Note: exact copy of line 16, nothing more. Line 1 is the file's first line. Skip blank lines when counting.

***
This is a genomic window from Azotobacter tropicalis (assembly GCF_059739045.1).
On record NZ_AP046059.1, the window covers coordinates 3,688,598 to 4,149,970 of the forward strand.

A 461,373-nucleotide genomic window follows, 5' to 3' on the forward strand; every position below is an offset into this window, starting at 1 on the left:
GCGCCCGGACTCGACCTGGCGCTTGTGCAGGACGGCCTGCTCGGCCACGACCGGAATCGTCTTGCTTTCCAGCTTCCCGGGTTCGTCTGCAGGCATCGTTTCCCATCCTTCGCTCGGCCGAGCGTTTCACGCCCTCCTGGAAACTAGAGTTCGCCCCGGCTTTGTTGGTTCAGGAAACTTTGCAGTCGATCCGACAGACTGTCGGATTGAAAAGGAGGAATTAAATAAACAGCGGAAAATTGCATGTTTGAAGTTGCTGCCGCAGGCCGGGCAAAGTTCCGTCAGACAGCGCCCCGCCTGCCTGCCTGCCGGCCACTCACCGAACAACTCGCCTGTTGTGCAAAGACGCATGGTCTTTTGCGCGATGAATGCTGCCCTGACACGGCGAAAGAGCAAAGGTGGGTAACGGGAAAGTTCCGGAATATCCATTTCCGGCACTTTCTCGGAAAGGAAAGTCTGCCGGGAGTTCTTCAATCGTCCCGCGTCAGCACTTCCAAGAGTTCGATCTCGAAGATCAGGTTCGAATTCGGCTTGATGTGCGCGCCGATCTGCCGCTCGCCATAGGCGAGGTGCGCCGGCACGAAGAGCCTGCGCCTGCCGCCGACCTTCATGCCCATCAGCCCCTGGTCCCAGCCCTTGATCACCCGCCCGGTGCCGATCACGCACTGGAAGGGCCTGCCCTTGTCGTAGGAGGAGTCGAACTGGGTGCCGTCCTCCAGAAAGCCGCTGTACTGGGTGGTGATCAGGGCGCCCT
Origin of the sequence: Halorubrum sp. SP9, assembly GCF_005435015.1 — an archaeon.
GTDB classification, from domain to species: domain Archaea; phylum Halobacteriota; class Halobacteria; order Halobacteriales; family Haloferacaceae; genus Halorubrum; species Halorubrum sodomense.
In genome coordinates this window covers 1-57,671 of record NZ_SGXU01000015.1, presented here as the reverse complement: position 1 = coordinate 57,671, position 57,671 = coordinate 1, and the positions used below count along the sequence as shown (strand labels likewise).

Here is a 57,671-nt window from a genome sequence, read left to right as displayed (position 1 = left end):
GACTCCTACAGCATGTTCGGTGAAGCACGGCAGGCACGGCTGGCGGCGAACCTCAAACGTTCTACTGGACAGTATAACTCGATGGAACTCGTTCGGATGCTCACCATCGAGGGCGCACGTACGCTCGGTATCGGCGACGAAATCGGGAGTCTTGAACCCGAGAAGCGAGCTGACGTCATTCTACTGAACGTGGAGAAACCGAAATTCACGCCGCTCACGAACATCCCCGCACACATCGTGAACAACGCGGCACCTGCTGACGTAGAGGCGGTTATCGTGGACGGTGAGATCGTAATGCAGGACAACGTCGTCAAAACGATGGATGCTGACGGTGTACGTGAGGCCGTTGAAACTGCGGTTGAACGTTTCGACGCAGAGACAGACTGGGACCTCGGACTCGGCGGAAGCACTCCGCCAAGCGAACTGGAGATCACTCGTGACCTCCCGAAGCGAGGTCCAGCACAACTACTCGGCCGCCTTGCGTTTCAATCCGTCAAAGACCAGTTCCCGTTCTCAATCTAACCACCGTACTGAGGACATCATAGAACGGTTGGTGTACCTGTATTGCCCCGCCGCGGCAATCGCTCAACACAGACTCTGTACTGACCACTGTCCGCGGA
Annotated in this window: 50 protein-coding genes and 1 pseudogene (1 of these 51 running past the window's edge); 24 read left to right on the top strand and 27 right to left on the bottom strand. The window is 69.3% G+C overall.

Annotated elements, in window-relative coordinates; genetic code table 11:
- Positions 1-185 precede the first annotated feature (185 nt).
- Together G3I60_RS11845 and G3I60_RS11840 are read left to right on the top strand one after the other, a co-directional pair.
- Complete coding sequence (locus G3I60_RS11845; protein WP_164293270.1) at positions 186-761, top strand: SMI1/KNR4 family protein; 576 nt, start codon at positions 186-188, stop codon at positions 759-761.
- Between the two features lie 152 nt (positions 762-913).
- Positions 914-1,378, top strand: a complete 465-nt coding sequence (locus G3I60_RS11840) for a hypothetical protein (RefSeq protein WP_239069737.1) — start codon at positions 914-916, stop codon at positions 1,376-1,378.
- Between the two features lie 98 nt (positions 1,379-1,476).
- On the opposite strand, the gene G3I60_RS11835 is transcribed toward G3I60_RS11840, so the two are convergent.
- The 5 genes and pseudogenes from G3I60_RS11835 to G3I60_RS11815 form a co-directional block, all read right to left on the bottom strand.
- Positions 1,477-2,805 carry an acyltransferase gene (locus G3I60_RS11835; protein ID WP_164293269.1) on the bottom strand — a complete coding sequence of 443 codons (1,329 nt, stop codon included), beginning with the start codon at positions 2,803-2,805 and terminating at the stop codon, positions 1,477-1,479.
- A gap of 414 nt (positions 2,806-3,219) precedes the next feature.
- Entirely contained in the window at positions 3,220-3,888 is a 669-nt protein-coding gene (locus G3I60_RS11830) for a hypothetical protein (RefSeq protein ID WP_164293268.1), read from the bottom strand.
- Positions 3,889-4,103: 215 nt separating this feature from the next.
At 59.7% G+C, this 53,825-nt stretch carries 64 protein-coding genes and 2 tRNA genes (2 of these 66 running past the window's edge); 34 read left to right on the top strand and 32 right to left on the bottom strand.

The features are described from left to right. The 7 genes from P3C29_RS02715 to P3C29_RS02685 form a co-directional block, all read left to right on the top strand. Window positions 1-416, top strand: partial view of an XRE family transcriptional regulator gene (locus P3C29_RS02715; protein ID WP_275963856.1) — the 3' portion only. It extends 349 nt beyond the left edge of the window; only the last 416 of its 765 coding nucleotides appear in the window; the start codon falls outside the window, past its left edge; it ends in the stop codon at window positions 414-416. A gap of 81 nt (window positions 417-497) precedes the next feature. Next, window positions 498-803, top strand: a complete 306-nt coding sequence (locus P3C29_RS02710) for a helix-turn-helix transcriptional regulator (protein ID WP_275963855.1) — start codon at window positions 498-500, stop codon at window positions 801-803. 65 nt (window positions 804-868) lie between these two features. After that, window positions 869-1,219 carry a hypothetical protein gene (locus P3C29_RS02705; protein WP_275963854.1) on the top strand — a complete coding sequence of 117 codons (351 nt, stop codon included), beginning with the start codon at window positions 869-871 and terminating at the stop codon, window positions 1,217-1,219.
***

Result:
- Positions 914-1,378, top strand: a complete 465-nt coding sequence (locus G3I60_RS11840) for a hypothetical protein (RefSeq protein WP_239069737.1) — start codon at positions 914-916, stop codon at positions 1,376-1,378.